During the mid to late 1990s, the radical Muslims tested America’s resolve by launching a series of attacks on American targets. These were massive attacks, unprecedented in the damage they inflicted. There was the Khobar Towers attack on American facilities in Saudi Arabia, the bombing of U.S. embassies in East Africa, the suicide assault on the American warship the U.S.S. Cole.
Yet in every case the Clinton administration reacted either by doing nothing, or with desultory counterattacks like a missile strike against largely unoccupied Afghan tents and the bombing of what was reported to be a pharmaceutical factory in the Sudan. Clearly these responses inflicted little harm to Al Qaeda and actually made America look ridiculous in the eyes of the Muslim world. Consequently, Bin Laden became convinced that his theory of American irresolution and weakness was substantially correct. By his own account he became emboldened to conceive of a grander and more devastating strike on American shores, the strike that occurred on 9/11.
Even so, this strike could have been prevented had the Clinton administration acted on intelligence leads and struck back at Bin Laden, when it had the chance. Former CIA agent Michael Scheuer estimates that during the second term of the Clinton administration America had approximately 10 opportunities to kill Bin Laden, and took none of them. Even Richard Clarke, Clinton’s terrorism adviser and a Clinton apologist, admits he is mystified why the American government did not go after and eliminate Bin Laden. After all Bin Laden had already declared war on America and made war on American targets abroad.
President Clinton has repeatedly said he made every effort to “get” Bin Laden. But between 1996 (the year Bin Laden moved to Afghanistan) until early 2000 Bin Laden was not exactly in deep hiding. He lived near Kandahar in a house provided by Mullah Omar. He preached in the local mosque. He gave interviews over a period of three years to Peter Arnett of CNN, John Miller of ABC News, a journalist for Time magazine, the British journalist Robert Fisk, the Pakistani editor Abdel Bari Atwan, the folks at Al Jazeera, and others. How come all these people could find Bin Laden but not the Clinton administration?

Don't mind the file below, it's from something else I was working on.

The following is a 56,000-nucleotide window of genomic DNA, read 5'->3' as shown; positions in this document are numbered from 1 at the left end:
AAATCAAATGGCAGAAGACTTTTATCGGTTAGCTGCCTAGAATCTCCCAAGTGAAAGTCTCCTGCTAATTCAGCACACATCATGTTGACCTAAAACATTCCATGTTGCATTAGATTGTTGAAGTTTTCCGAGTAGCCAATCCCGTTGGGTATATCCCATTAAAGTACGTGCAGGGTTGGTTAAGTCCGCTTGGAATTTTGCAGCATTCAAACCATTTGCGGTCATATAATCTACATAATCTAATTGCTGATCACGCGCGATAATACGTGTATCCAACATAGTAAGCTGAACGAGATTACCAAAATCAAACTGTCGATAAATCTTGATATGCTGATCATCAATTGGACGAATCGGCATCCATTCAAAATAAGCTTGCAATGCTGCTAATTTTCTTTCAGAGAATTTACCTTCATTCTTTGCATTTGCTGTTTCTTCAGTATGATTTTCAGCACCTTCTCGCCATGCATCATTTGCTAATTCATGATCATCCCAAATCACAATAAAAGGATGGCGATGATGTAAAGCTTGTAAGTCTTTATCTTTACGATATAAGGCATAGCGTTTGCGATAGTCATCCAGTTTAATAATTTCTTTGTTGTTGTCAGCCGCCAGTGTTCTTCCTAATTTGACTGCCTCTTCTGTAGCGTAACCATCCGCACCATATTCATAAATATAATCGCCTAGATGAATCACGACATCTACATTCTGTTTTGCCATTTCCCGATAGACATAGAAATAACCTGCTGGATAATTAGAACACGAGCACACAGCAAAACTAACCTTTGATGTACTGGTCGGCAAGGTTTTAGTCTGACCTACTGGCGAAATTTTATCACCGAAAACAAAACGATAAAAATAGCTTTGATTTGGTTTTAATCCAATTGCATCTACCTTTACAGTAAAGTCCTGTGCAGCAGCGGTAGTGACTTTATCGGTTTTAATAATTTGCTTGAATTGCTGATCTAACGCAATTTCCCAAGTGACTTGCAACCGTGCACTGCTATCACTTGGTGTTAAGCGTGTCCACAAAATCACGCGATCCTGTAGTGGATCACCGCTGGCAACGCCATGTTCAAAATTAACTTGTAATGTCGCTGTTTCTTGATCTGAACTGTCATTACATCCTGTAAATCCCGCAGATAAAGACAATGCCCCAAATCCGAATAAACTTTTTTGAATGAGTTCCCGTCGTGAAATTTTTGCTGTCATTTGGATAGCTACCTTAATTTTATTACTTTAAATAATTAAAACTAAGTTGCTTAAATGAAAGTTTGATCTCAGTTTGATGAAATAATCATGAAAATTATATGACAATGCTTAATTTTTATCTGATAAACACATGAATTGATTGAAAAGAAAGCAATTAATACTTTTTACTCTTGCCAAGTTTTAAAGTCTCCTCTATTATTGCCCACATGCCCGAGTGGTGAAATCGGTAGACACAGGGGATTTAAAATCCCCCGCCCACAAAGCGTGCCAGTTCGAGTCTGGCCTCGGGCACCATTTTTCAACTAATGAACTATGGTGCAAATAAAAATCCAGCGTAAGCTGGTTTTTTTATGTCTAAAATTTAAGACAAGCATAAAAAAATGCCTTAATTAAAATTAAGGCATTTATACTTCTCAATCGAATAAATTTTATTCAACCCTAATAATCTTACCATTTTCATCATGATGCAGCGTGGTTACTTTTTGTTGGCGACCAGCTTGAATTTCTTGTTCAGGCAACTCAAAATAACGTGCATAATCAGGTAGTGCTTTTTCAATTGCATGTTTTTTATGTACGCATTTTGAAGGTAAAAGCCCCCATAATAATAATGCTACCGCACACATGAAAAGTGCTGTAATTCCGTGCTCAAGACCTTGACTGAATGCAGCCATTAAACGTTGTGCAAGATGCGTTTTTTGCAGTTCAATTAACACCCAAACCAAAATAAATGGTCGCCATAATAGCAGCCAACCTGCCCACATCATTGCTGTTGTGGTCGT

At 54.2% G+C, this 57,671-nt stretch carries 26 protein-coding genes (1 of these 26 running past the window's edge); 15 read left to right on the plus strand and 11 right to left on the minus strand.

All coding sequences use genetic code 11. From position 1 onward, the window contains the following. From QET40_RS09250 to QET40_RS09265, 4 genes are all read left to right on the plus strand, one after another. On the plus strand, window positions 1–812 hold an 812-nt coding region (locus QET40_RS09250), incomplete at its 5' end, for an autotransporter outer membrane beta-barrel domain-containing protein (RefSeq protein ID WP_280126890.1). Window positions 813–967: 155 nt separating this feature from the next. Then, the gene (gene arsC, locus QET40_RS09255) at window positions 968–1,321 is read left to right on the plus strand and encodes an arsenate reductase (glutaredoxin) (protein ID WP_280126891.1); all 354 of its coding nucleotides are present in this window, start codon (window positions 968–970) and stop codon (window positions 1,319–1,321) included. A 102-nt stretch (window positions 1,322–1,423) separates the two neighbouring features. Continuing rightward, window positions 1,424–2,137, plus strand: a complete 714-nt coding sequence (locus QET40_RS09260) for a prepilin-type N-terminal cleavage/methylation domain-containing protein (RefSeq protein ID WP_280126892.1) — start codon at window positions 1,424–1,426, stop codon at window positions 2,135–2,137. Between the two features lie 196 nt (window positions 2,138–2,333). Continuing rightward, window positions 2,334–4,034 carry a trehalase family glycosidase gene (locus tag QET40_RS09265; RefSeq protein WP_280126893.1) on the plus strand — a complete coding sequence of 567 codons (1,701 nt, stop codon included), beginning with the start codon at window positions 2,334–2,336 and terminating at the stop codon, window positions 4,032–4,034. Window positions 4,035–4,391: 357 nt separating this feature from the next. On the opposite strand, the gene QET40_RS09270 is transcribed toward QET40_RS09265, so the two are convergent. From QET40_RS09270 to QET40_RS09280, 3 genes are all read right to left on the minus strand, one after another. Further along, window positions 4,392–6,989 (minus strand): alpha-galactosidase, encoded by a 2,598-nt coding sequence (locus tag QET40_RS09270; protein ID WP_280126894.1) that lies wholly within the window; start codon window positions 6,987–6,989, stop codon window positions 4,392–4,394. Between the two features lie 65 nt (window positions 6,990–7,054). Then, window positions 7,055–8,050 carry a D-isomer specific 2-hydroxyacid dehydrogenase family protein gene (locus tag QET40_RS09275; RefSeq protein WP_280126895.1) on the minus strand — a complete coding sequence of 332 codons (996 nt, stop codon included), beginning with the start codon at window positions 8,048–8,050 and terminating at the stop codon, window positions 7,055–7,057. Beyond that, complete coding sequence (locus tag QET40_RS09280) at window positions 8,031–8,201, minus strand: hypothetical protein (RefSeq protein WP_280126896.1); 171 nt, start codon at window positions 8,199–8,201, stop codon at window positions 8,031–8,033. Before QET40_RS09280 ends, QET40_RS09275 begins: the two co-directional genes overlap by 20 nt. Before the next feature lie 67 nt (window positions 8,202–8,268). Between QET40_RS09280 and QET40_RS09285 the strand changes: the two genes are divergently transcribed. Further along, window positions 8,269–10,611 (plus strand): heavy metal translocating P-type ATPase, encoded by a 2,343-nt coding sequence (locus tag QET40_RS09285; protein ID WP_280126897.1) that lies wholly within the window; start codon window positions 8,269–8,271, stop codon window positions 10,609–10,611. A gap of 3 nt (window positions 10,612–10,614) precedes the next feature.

I’m not suggesting that Clinton did not want to protect America from Bin Laden. I am suggesting that this was not a top priority for his administration. Their top priority was to save Clinton from impeachment and to discredit special prosecutor Ken Starr. Clinton wanted to “get” Starr, and he did. But somehow Bin Laden slipped through the net.
The conclusion seems unavoidable. The Islamic radicals made the decision to attack America on 9/11 because they decided that America was cowardly and weak. They came to this conclusion largely as a result of the actions—and inaction—of the Clinton administration and its allies on the left. What could have been done to get rid of Bin Laden and avert 9/11 was not done. In this sense liberal foreign policy gave radical Muslims the confidence and the opportunity to strike, and they did.